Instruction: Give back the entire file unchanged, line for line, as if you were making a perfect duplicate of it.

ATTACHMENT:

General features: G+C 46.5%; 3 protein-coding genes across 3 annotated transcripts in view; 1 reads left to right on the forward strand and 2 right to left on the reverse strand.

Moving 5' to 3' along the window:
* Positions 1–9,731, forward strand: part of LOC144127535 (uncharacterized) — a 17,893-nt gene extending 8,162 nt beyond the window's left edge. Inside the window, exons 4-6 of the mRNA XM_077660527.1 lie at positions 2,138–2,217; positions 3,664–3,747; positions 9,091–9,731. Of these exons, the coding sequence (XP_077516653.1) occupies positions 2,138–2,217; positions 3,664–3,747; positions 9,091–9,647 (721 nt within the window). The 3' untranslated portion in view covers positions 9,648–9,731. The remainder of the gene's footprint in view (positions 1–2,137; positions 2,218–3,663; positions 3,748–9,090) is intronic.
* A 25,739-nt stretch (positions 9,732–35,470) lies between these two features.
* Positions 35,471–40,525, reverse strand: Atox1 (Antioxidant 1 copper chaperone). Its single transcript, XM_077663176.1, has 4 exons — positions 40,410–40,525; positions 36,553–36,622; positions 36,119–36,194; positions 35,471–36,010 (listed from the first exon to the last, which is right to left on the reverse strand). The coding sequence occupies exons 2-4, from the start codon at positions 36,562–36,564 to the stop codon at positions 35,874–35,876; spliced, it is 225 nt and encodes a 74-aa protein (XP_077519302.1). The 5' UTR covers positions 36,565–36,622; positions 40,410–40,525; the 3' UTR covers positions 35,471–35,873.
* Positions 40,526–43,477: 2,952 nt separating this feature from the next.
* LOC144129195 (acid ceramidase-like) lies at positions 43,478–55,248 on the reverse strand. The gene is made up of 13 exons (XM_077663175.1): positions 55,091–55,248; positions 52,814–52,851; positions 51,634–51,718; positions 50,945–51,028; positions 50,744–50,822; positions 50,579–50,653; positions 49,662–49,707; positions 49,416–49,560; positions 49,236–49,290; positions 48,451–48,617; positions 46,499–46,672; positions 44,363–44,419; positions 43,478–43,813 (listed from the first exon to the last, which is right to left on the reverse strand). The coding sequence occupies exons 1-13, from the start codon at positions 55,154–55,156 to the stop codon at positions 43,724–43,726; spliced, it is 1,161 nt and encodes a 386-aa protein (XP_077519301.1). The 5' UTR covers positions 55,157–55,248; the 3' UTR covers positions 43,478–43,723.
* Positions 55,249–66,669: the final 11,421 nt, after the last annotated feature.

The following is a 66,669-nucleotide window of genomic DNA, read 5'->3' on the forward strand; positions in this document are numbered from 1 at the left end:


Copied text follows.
General features: G+C 46.5%; 3 protein-coding genes across 3 annotated transcripts in view; 1 reads left to right on the forward strand and 2 right to left on the reverse strand.

Moving 5' to 3' along the window:
* Positions 1–9,731, forward strand: part of LOC144127535 (uncharacterized) — a 17,893-nt gene extending 8,162 nt beyond the window's left edge. Inside the window, exons 4-6 of the mRNA XM_077660527.1 lie at positions 2,138–2,217; positions 3,664–3,747; positions 9,091–9,731. Of these exons, the coding sequence (XP_077516653.1) occupies positions 2,138–2,217; positions 3,664–3,747; positions 9,091–9,647 (721 nt within the window). The 3' untranslated portion in view covers positions 9,648–9,731. The remainder of the gene's footprint in view (positions 1–2,137; positions 2,218–3,663; positions 3,748–9,090) is intronic.
* A 25,739-nt stretch (positions 9,732–35,470) lies between these two features.
* Positions 35,471–40,525, reverse strand: Atox1 (Antioxidant 1 copper chaperone). Its single transcript, XM_077663176.1, has 4 exons — positions 40,410–40,525; positions 36,553–36,622; positions 36,119–36,194; positions 35,471–36,010 (listed from the first exon to the last, which is right to left on the reverse strand). The coding sequence occupies exons 2-4, from the start codon at positions 36,562–36,564 to the stop codon at positions 35,874–35,876; spliced, it is 225 nt and encodes a 74-aa protein (XP_077519302.1). The 5' UTR covers positions 36,565–36,622; positions 40,410–40,525; the 3' UTR covers positions 35,471–35,873.
* Positions 40,526–43,477: 2,952 nt separating this feature from the next.
* LOC144129195 (acid ceramidase-like) lies at positions 43,478–55,248 on the reverse strand. The gene is made up of 13 exons (XM_077663175.1): positions 55,091–55,248; positions 52,814–52,851; positions 51,634–51,718; positions 50,945–51,028; positions 50,744–50,822; positions 50,579–50,653; positions 49,662–49,707; positions 49,416–49,560; positions 49,236–49,290; positions 48,451–48,617; positions 46,499–46,672; positions 44,363–44,419; positions 43,478–43,813 (listed from the first exon to the last, which is right to left on the reverse strand). The coding sequence occupies exons 1-13, from the start codon at positions 55,154–55,156 to the stop codon at positions 43,724–43,726; spliced, it is 1,161 nt and encodes a 386-aa protein (XP_077519301.1). The 5' UTR covers positions 55,157–55,248; the 3' UTR covers positions 43,478–43,723.
* Positions 55,249–66,669: the final 11,421 nt, after the last annotated feature.

The following is a 66,669-nucleotide window of genomic DNA, read 5'->3' on the forward strand; positions in this document are numbered from 1 at the left end: